MIDI drum kits are cool again. But buying them? That's boring. Build them instead.

Handy musician Nathaniel Andrew has step-by-step instructions for building DIY drum triggers
on the cheap. (via audioserve) You'll need to score yourself some cheap Remo practice
pads, and there is a little bit of hard work, though nothing
impossible. Nathaniel claims the whole job takes 20 minutes, requiring
only some standard components from Radio Shack, a soldering iron, a
small piece of sheet metal, an X-acto, epoxy, a drill, and cutting
sheers.

Oh, and don't forget the other metal — heavy metal CD to keep your drum-building inspired. Here at CDM, music of choice is death metal singing parrots.

See if this works for you, but if not, stay tuned: our friend Scott
Shaw has promised more extensive PDF instructions with lots of
alternates for construction method and materials, coming soon. You'll
hear about it here first.

  • Guest

    Years ago someone used to sell both the plans for these and already assembled kits (this guy has pretty much ripped those plans off the only difference is he adds the piece of metal). Keep in mind most of the cost was the rack to hold the pads. The pads will work don’t get me wrong. The problem is they will play like you spent $3 at Radio Shack to make them. Don’t expect to be able to do anything fancy, and by that I mean any sort of roll or even play the pads very quickly. I used both and Alessis DM-5 and one of the older Roland drum brains and neither worked well with the pads. They simply will not re-trigger fast enough.

    If you are considering an electronic drum kit, drop the cash on . However if you want to add a pad or two to augment your setup this might not be a bad deal. Just keep in mind these pads will leave a lot be desired as either a high hat or snare.

  • admin

    Thanks for the caution, and a wise one. With triggers falling in price, of course DIY pads aren't something you'd do out of need — you'd do it for the fun of it. But of course, looking at the way these work, you'll be somewhat limited.

    As usual, CDM takes no responsibility for what will actually come out of your pad-building efforts, nor is anything on this site an endorsement unless specified as such.

    Oh, and don't blame me if the singing parrot quits the band because you can't keep up on your crappy homemade triggers.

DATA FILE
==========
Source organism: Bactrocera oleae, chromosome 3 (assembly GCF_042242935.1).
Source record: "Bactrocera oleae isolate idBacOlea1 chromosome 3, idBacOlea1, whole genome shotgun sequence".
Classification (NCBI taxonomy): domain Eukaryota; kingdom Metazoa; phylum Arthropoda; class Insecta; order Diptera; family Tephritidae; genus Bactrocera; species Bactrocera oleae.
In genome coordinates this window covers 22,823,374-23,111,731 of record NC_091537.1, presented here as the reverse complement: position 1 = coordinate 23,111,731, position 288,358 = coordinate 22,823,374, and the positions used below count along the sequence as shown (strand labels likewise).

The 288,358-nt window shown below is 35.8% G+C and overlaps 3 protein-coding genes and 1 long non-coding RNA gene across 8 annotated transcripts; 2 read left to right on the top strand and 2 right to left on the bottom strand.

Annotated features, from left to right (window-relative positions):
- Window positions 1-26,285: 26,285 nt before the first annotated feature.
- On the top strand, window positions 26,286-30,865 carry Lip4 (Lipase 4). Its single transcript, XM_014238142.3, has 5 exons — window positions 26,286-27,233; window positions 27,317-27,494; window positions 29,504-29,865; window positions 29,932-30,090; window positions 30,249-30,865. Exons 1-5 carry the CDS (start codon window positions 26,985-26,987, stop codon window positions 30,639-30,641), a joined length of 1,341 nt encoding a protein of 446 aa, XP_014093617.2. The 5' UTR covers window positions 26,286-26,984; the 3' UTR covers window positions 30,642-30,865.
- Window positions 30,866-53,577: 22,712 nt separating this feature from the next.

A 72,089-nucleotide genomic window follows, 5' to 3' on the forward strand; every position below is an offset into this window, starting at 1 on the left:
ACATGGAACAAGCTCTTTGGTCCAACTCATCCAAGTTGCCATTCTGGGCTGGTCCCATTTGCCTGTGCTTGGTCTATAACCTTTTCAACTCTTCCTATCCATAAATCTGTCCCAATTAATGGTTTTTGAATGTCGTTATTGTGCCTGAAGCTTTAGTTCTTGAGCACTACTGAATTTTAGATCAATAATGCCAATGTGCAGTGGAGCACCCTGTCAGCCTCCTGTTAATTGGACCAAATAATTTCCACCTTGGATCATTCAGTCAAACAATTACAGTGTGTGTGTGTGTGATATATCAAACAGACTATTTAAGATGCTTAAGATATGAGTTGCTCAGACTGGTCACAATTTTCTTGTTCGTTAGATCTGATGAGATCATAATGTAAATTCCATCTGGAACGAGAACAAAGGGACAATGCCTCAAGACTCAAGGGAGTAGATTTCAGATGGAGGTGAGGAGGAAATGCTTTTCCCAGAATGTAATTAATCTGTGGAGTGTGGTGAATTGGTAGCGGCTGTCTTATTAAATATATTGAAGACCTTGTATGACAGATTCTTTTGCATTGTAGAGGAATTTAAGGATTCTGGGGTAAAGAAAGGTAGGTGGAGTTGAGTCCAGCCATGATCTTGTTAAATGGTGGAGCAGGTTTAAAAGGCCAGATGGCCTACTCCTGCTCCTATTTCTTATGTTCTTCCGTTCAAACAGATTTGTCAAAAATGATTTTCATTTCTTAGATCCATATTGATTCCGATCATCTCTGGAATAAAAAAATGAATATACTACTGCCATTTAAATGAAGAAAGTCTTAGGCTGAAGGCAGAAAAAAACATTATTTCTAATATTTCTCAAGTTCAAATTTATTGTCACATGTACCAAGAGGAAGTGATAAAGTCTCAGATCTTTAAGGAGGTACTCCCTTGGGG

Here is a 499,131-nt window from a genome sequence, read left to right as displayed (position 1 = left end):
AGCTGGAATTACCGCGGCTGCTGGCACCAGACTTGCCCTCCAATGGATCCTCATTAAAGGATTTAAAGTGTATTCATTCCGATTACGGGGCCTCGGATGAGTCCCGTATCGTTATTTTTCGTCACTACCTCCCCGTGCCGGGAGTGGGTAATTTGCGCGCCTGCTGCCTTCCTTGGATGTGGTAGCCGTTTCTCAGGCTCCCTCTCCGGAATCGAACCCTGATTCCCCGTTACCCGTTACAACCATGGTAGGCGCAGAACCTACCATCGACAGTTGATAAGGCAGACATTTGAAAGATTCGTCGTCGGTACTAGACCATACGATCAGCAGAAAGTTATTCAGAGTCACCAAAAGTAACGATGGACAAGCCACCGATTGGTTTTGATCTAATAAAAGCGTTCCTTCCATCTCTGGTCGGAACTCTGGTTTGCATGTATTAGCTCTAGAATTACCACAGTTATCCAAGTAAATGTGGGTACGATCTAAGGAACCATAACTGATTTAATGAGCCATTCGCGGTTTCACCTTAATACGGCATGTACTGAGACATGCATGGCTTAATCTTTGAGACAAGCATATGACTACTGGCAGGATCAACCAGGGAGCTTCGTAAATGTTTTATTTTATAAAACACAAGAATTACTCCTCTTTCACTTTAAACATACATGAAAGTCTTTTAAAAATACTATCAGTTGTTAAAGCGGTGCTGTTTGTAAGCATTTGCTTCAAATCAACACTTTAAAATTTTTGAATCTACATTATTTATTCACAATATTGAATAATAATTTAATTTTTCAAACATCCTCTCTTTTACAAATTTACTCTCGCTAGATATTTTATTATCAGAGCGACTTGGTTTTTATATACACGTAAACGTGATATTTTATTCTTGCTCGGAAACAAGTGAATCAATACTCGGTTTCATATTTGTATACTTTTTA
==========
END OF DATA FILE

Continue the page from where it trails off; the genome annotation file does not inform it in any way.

Peter

  • Guest

    Breathless posts like this make me snicker…There's been a big DIY electronic drum community for *years*.
    http://edrum.for.free.fr/ http://www.edrumming.com are some good gateway sites.

    FWIW, properly adjusting the pad parameters on your brain makes DIY triggers behave exactly like retail ones. I use an equal blend of retail and DIY pads and acoustic triggers with a Roland TD-8, and there's no appreciable difference in response once they're configured properly.

    K

  • admin

    I live in a 6th-floor walkup. I'm always breathless. đŸ˜‰

    Noteworthy doesn't always mean new. Thanks for the great links — I'll do a proper DIY drums roundup soon. Have you built any?

    Peter

  • Guest

    I've personally built *dozens* of triggers. The same piezo sensor you stuff into a Remo practice pad to make it trigger will also make your P-Bass sound like Ron Carter when you stick it on the headstock and use it as a contact mic.

    The trick is to harvest your peizo elements from *old* clock radios…back in the '70's they used large (up to 2") peizos with s much thicker coating, which gives a nice strong signal for your trigger interface to process.

    K

  • admin

    If you have any photos or descriptions you want to send (or music samples), please feel free — peter (at) createdigitalmusic (dot) com.

  • Guest

    ive never had a problem with peizos giving off too much signal for my module, in fact ive had to run them through a preamp to amplify them. this may have been because of too much foam though too…..

  • Mike

    Here is another good site for diy electronic drums. http://www.edrums.info

  • Ron Blair

    There's simply too much foam between the head and the trigger. Even with my Alesis set to max sensitivity it takes a moderately hard hit to get any response. Using a foam pad only 1/4" thinner than the one in the practice pad under, and then using a denser, less spongy type of rubber (like an old mouse pad) on TOP of the piezo/metal plate, gives a much better response. Not incredibly responsive, but, at least it will respond to light rolls. This might work with a better module than what I've got, but, I doubt it. Thanks for the plans though. Great starting point for DIYers